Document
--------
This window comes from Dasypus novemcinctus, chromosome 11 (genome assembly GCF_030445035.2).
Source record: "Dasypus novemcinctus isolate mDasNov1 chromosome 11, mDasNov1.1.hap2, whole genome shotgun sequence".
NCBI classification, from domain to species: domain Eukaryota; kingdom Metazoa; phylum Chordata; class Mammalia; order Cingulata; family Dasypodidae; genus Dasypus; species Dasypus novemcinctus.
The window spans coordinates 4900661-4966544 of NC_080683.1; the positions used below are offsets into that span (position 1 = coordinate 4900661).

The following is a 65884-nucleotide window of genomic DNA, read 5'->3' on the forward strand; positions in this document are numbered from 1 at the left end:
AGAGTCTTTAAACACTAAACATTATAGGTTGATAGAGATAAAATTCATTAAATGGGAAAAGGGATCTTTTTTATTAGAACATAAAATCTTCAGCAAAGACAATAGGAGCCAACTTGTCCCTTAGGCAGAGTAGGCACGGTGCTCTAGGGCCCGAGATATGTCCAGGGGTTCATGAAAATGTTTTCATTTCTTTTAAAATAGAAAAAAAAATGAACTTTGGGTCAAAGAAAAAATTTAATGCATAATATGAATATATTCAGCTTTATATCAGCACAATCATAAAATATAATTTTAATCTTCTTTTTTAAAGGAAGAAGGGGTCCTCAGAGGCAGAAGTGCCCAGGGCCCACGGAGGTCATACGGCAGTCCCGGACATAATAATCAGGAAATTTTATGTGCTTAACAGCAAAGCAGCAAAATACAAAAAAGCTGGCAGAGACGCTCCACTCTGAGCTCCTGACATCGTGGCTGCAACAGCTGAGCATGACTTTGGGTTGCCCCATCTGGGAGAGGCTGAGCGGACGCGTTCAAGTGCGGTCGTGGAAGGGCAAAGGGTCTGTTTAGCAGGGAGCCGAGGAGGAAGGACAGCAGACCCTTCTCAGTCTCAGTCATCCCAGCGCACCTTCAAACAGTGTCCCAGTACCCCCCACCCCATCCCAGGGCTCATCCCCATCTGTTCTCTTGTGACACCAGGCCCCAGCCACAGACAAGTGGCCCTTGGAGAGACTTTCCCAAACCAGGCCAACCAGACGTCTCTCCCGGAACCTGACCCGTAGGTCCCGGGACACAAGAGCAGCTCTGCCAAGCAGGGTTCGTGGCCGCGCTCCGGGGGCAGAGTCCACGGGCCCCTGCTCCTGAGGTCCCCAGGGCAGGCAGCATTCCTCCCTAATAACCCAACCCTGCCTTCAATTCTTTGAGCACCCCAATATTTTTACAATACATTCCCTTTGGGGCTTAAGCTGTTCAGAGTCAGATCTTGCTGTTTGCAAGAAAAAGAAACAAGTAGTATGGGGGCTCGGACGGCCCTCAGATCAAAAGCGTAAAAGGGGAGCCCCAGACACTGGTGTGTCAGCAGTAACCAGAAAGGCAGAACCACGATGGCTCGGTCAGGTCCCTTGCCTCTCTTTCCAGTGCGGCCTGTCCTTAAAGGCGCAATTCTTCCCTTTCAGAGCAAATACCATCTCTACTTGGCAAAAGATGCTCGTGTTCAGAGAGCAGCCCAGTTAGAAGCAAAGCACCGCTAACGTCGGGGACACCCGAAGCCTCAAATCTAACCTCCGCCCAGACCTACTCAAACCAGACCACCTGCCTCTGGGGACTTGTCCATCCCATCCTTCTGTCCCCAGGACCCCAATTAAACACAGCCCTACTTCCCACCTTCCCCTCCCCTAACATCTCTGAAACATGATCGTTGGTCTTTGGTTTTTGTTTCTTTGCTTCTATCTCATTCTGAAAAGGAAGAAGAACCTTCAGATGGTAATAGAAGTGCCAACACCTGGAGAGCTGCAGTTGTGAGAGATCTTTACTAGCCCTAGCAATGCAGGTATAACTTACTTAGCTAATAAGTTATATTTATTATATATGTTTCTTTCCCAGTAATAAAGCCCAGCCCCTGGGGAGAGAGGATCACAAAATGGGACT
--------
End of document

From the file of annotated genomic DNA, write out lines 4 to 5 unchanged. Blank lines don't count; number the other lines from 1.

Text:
The window spans coordinates 4900661-4966544 of NC_080683.1; the positions used below are offsets into that span (position 1 = coordinate 4900661).

The following is a 65884-nucleotide window of genomic DNA, read 5'->3' on the forward strand; positions in this document are numbered from 1 at the left end: